Artillery Fungus

 

(This 815th Buffalo Sunday News column was first published on November 12, 2006.)

 

As if that October storm wasn't enough, now we have a related problem for homeowners looming on the horizon.

 

Several weeks ago a reader wrote to ask what to do about small black spots on her vinyl siding. Unfortunately, her letter was lost when my computer went down during the storm. Even if I had access, however, I could not have been helpful as I had no idea what caused the spots.

 

Now things have changed, however. Last week Al Heiss wrote to provide a probable answer to the earlier inquiry and a warning for all of us who have white or pastel colored siding on our homes or similar colored cars.

 

I'll let Al tell his story: "After the 'October Surprise' storm, mountains of hardwood mulch are appearing all over Western New York. Some of that mulch will be given free or sold by towns throughout the area. While that sounds great to nearly everyone, the buyer should be aware, very aware, of one of the major problems associated with hardwood mulch.

 

"Last spring, I took between 8 and 10 yards of free hardwood mulch that Elma was giving its residents. Everything looked great until late August when little black dots started appearing on my siding.

 

File written by Adobe Photoshop® 5.0

Artillery Fungus Spores on a 6" by 8" Section of Siding

Photo by Al Heiss

 

Initially I thought they were spider droppings but the number steadily increased and I knew I didn't have that many spiders. While doing some research on the spots, I found they were spores shot at the light colored house by artillery fungus. The fungus is capable of shooting its spores 25-30 feet! Further research found that the artillery fungus is found mainly in hardwood mulch and has become a nuisance as more producers use hardwood scraps in their mulch."

 

Then Al adds the scary part: "I also found that nothing will dissolve the spots. There are some labor-intensive procedures including scraping the thousands of spots one at a time. The only catch is: a different spot is then left behind often untouchable by any cleansers."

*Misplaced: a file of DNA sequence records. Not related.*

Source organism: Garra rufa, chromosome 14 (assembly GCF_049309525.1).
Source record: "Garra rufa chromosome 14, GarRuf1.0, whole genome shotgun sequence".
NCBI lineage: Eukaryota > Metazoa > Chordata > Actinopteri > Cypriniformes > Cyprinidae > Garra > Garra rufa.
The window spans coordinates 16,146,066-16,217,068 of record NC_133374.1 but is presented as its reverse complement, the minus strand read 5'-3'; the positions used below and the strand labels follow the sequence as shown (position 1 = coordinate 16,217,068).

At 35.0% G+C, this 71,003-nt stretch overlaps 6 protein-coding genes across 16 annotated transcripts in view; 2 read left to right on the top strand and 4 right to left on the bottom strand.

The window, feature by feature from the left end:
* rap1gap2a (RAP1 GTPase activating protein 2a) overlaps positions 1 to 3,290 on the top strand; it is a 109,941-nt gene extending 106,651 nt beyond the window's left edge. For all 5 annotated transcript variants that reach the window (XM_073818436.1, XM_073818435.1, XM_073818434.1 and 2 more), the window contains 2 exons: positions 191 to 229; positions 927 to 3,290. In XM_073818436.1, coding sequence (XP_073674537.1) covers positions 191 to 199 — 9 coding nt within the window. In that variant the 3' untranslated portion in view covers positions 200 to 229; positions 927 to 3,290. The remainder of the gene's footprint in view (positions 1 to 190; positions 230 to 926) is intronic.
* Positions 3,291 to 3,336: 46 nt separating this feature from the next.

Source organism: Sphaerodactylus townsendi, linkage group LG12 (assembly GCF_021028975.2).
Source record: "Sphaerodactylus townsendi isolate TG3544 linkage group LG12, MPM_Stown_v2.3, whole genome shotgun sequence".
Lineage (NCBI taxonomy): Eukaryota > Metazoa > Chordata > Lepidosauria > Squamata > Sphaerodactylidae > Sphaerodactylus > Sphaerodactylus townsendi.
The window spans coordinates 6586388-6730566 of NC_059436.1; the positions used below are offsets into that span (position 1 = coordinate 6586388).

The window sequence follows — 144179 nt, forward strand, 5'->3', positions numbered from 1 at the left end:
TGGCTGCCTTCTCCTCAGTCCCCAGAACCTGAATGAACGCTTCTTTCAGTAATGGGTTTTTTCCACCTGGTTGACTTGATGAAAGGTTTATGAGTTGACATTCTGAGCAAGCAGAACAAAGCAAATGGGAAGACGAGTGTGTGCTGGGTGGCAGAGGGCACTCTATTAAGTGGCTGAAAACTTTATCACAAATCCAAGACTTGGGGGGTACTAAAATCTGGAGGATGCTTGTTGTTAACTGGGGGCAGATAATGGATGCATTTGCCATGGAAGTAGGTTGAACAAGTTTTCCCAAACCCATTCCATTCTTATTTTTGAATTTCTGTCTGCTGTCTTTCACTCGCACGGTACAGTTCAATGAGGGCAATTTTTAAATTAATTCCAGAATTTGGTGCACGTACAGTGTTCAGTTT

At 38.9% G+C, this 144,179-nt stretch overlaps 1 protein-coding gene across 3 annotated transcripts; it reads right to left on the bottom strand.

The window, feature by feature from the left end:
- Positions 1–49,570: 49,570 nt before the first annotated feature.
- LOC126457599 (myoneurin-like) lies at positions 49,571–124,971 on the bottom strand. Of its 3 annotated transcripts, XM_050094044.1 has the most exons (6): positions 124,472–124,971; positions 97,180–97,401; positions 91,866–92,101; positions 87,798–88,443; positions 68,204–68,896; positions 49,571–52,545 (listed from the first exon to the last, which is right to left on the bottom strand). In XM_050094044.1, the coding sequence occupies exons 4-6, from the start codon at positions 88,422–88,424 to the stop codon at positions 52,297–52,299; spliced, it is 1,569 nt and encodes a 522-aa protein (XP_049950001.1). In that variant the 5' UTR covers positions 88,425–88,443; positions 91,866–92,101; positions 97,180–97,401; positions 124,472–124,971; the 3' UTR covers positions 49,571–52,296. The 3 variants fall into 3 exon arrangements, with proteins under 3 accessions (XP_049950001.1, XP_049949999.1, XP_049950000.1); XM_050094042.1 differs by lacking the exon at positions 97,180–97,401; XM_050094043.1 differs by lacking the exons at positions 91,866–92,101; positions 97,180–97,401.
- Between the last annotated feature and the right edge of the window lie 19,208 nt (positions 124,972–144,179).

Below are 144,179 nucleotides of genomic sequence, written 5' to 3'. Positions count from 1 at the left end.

Al suggested that I write to warn readers about this problem early next year. I do so now because some of you will already be planning to spread this mulch in flowerbeds near your homes.

 

Dr. Donald Davis of Penn State University maintains an informative website about the artillery fungus. The remainder of this column is based on information he provides there.

 

He tells us that the artillery fungus is a white-rotting, wood-decay fungus in the genus Sphaerobolus -- Greek for sphere thrower. It is in the same class of mushrooms as those we buy in stores, but it is tiny, its fruiting bodies only 1/10 inch across. Unfortunately it is also very common.

 

Normally, in summer or fall it shoots its spore masses or gleba only a few feet but the wind can take them much further. The spots they form on houses or cars are dormant living bodies but, other than the nasty stain they produce, they cause no damage.

 

Davis says that the gleba "stick like super glue" and adds, "We have not found a way to get them off without leaving a stain or damaging the siding." He warns against cleansers whose claims sound too good to be true: "it is likely that they are, in fact, too good to be true."

 

A team led by Davis studied 27 mulches for their production of artillery fungus. One conclusion they reached: "The mulches obtained from large piles of shredded blends of bark and wood supported significantly greater levels of artillery fungus sporulation than did other mulches. Such highly susceptible mulches should be avoided if the artillery fungus is to be minimized."

 

Although he does not recommend cleaning methods, Davis's website, www.personal.psu.edu/faculty/d/d/ddd2/artillery_fungus.html, includes some that his correspondents have offered for both cars and houses. If you already have the problem, you should check these out. The suggestions include: corn oil, white vinegar, a mixture including detergent and bleach, and a number of commercial products, all also requiring much elbow grease.

 

Please understand that I do not argue against using wood mulch here. I do warn, however, against using it in beds close to light colored homes or cars.-- Gerry Rising